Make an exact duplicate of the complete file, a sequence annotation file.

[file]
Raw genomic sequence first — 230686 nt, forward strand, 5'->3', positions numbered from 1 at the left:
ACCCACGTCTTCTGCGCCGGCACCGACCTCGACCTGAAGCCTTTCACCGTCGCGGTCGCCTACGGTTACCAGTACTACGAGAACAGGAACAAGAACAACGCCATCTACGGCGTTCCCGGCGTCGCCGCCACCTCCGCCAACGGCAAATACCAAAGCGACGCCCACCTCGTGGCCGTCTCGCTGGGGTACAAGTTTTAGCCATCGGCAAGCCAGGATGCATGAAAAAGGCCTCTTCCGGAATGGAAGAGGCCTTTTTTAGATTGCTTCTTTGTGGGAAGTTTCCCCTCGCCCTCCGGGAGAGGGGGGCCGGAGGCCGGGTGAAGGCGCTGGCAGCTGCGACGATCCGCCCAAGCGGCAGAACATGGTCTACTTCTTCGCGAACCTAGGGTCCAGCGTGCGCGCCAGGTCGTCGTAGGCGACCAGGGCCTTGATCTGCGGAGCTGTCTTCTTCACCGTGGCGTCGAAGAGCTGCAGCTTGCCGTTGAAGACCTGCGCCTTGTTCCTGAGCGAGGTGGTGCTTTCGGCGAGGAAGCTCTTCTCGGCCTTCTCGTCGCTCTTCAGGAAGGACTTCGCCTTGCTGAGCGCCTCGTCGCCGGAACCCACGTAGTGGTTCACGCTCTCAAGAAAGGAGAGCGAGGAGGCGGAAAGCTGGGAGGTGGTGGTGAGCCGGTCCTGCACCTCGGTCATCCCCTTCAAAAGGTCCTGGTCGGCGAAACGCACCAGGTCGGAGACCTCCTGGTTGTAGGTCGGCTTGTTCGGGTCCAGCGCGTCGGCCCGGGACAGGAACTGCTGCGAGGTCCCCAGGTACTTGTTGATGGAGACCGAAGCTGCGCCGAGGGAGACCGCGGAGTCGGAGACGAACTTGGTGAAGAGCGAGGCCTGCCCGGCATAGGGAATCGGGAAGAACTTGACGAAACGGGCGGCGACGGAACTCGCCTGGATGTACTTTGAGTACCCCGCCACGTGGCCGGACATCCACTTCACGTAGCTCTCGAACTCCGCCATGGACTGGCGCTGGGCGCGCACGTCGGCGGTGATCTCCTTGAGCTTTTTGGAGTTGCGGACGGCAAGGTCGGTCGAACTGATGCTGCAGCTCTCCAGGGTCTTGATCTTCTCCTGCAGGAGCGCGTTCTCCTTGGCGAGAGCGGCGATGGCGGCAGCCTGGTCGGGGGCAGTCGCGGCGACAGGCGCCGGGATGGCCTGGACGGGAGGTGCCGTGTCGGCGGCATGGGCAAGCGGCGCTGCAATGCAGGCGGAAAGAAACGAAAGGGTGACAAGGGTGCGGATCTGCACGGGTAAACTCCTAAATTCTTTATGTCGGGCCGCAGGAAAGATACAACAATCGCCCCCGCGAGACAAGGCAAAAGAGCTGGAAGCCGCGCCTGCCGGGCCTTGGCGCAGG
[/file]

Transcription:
Raw genomic sequence first — 230686 nt, forward strand, 5'->3', positions numbered from 1 at the left:
ACCCACGTCTTCTGCGCCGGCACCGACCTCGACCTGAAGCCTTTCACCGTCGCGGTCGCCTACGGTTACCAGTACTACGAGAACAGGAACAAGAACAACGCCATCTACGGCGTTCCCGGCGTCGCCGCCACCTCCGCCAACGGCAAATACCAAAGCGACGCCCACCTCGTGGCCGTCTCGCTGGGGTACAAGTTTTAGCCATCGGCAAGCCAGGATGCATGAAAAAGGCCTCTTCCGGAATGGAAGAGGCCTTTTTTAGATTGCTTCTTTGTGGGAAGTTTCCCCTCGCCCTCCGGGAGAGGGGGGCCGGAGGCCGGGTGAAGGCGCTGGCAGCTGCGACGATCCGCCCAAGCGGCAGAACATGGTCTACTTCTTCGCGAACCTAGGGTCCAGCGTGCGCGCCAGGTCGTCGTAGGCGACCAGGGCCTTGATCTGCGGAGCTGTCTTCTTCACCGTGGCGTCGAAGAGCTGCAGCTTGCCGTTGAAGACCTGCGCCTTGTTCCTGAGCGAGGTGGTGCTTTCGGCGAGGAAGCTCTTCTCGGCCTTCTCGTCGCTCTTCAGGAAGGACTTCGCCTTGCTGAGCGCCTCGTCGCCGGAACCCACGTAGTGGTTCACGCTCTCAAGAAAGGAGAGCGAGGAGGCGGAAAGCTGGGAGGTGGTGGTGAGCCGGTCCTGCACCTCGGTCATCCCCTTCAAAAGGTCCTGGTCGGCGAAACGCACCAGGTCGGAGACCTCCTGGTTGTAGGTCGGCTTGTTCGGGTCCAGCGCGTCGGCCCGGGACAGGAACTGCTGCGAGGTCCCCAGGTACTTGTTGATGGAGACCGAAGCTGCGCCGAGGGAGACCGCGGAGTCGGAGACGAACTTGGTGAAGAGCGAGGCCTGCCCGGCATAGGGAATCGGGAAGAACTTGACGAAACGGGCGGCGACGGAACTCGCCTGGATGTACTTTGAGTACCCCGCCACGTGGCCGGACATCCACTTCACGTAGCTCTCGAACTCCGCCATGGACTGGCGCTGGGCGCGCACGTCGGCGGTGATCTCCTTGAGCTTTTTGGAGTTGCGGACGGCAAGGTCGGTCGAACTGATGCTGCAGCTCTCCAGGGTCTTGATCTTCTCCTGCAGGAGCGCGTTCTCCTTGGCGAGAGCGGCGATGGCGGCAGCCTGGTCGGGGGCAGTCGCGGCGACAGGCGCCGGGATGGCCTGGACGGGAGGTGCCGTGTCGGCGGCATGGGCAAGCGGCGCTGCAATGCAGGCGGAAAGAAACGAAAGGGTGACAAGGGTGCGGATCTGCACGGGTAAACTCCTAAATTCTTTATGTCGGGCCGCAGGAAAGATACAACAATCGCCCCCGCGAGACAAGGCAAAAGAGCTGGAAGCCGCGCCTGCCGGGCCTTGGCGCAGG